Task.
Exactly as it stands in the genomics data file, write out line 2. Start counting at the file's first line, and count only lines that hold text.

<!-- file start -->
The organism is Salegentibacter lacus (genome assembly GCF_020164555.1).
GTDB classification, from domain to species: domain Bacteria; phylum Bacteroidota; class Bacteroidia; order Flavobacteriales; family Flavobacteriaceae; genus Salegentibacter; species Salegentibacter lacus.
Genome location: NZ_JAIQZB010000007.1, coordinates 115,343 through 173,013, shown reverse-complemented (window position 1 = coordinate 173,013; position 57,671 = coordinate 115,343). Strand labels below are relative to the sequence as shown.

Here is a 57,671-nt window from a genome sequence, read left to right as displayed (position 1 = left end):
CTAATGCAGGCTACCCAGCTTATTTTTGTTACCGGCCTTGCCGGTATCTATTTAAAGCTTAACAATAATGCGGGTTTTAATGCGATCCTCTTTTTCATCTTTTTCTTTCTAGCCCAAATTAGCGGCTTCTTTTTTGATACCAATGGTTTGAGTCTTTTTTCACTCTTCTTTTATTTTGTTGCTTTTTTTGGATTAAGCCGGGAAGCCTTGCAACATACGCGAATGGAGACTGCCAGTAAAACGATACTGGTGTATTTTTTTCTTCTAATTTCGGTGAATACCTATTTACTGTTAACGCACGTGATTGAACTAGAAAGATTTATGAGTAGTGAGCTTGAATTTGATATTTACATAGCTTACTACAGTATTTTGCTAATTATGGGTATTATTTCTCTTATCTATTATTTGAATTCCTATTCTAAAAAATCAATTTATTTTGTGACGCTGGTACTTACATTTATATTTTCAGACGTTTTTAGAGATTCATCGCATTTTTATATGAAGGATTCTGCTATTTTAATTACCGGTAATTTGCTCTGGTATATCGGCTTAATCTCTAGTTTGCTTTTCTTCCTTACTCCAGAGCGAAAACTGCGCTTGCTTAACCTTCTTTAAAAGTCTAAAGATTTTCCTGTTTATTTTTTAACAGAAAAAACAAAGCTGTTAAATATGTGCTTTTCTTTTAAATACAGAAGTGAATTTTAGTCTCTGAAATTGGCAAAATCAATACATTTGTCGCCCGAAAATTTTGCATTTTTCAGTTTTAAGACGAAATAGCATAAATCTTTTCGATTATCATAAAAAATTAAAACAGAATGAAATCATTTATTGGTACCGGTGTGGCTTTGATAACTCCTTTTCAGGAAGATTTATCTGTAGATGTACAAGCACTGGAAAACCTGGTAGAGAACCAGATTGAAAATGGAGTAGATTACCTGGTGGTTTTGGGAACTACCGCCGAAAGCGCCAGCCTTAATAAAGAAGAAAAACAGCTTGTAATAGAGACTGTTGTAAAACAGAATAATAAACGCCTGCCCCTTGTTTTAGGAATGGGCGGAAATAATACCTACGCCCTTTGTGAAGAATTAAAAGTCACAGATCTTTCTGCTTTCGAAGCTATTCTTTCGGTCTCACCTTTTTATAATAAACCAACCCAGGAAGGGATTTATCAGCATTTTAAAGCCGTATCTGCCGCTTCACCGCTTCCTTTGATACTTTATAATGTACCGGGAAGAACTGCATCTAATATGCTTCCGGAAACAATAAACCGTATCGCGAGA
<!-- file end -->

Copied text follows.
GTDB classification, from domain to species: domain Bacteria; phylum Bacteroidota; class Bacteroidia; order Flavobacteriales; family Flavobacteriaceae; genus Salegentibacter; species Salegentibacter lacus.